The first episode of season three departs from the British setting established in the first two seasons, heading across the pond to see what the future looks like in America. Instead of the teardrop-shaped gadget and Z-eyes many previous characters had installed, Nosedive shows people succumbing to the influence of a far more familiar technology: smartphones. People use their smartphones to rate those around them for every interaction, no matter how small. Desperate for that perfect five star rating, the main character Lacie polishes everything she does to gain the approval of her friends, her peers, of total strangers, of people she doesn’t even like. Dictating everything from how much rent she’ll have to pay, to the brand of hire car she qualifies for, Lacie’s rating becomes the focal point of her life. As unfortunate incidents see it slowly drop, life gets difficult.

This episode hits very close to home, especially for people who spend a lot of time on existing social media and take the opinions of the online community to heart. Even for people who limit their technology time, or are simply not all that interested in it, Lacie’s struggle to tear free of social pressure is a story that will resonate if you just pay attention to the people around you.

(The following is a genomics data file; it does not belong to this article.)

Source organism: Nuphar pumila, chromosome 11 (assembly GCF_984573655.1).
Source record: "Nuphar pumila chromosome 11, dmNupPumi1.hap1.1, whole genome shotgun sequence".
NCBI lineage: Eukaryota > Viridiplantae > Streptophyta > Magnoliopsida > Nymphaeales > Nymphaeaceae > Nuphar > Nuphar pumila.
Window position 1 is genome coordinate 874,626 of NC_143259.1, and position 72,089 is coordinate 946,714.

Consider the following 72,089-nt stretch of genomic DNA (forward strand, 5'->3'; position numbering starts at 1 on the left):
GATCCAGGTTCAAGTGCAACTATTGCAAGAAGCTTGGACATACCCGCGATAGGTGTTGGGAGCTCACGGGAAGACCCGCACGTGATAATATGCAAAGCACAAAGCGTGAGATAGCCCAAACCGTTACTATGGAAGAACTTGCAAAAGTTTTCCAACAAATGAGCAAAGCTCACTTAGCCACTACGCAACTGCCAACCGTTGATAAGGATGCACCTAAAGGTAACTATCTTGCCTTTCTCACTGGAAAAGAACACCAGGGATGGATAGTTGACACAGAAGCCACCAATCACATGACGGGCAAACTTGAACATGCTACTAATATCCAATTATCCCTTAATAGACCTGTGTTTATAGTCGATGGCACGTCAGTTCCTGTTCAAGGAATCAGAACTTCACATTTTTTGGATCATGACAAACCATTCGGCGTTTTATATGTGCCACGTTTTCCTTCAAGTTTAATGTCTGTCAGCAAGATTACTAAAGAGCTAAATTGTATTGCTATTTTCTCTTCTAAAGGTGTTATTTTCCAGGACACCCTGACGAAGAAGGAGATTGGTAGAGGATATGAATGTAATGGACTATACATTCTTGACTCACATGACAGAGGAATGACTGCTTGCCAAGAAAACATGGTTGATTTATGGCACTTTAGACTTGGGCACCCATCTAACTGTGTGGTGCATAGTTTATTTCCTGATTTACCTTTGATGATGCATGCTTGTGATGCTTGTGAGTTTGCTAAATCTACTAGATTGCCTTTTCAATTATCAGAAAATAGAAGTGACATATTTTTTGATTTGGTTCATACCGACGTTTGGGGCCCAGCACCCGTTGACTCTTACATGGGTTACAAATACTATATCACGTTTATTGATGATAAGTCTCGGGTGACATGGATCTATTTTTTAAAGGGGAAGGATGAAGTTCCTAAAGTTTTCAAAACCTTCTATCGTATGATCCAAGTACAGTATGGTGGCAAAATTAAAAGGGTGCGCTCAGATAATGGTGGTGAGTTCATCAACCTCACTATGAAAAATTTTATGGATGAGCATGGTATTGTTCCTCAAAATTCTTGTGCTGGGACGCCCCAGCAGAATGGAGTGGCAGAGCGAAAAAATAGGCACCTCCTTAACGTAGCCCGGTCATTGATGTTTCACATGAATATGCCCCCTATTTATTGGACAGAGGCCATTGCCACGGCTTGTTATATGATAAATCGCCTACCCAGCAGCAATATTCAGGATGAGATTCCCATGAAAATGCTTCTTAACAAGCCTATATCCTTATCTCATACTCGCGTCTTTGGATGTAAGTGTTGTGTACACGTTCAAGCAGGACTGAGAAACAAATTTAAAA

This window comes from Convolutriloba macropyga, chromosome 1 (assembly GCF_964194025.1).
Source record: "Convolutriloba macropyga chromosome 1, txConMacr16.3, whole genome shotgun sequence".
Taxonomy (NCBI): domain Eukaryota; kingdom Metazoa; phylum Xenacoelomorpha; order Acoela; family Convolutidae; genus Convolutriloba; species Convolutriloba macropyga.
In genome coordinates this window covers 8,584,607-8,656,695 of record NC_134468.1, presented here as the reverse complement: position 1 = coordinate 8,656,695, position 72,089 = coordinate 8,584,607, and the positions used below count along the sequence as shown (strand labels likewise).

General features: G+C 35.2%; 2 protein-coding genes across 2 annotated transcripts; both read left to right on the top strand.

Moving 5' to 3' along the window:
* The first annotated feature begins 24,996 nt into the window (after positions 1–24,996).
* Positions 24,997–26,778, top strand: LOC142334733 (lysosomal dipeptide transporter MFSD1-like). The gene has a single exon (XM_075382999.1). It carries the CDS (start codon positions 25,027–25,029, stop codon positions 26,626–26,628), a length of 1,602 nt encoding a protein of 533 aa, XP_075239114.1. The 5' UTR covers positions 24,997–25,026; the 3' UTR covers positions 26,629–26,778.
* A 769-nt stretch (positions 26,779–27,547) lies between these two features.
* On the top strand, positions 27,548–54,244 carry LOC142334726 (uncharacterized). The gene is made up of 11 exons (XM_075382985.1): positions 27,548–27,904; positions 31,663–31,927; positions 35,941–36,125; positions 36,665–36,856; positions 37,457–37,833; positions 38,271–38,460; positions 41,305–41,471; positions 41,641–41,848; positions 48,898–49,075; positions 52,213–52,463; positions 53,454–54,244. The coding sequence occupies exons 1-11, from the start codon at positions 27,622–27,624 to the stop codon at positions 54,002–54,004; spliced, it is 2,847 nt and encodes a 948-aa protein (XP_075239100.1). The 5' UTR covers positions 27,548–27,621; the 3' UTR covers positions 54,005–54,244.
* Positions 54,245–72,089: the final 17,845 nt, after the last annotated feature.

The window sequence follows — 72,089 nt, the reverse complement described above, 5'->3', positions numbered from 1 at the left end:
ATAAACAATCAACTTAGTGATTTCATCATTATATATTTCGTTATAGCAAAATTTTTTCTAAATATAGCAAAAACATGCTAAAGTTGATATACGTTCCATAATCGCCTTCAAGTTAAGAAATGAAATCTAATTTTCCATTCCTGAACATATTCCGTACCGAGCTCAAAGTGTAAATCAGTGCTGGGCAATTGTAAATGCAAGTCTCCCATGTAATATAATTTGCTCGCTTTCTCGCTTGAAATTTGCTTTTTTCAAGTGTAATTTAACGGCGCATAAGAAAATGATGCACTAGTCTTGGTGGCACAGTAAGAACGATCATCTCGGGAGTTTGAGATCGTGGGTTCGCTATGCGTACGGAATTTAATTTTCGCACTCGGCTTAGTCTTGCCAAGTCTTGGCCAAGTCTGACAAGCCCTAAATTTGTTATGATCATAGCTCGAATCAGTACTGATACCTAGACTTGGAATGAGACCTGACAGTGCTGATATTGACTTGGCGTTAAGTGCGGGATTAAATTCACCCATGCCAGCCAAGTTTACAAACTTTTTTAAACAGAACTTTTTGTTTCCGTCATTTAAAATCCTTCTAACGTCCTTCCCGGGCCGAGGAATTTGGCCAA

One of the lighter-hearted episodes, not only in this season but in the show as a whole, Nosedive has a heartwarming aspect to it that comes through the character of Susan. Susan is a trucker who Lacie meets midway through her adventure. Susan is the calm at the eye of the storm. She is content. She has a low rating and people avoid her. But she has made the decision not to care. She knows what is important to her and, for all the effort people put into looking like the perfect picture of happiness, it is Susan who shows us how to really appreciate your lot in life.


Episode 2: Playtest – The harsh truth that nothing needs to change for you to lose everything.


After Nosedive‘s pastel purity, Playtest plunges you right back into the darkness of the Black Mirror world through an augmented reality horror game that protagonist Cooper is paid to beta test. He takes the job so he can afford a flight home from his travels around the world, having spent time creating memories after watching his father die of Alzheimer’s. The game Cooper plays requires him to install a chip into his neck which taps into his deepest, darkest fears to create an experience that is uniquely terrifying. He is confronted with spiders, his high school bully and finally the thing that scares him more than anything – ending up like his father, grasping desperately at memories that used to be there, ignorant of how he got where he is, unable to even recognise himself in a mirror.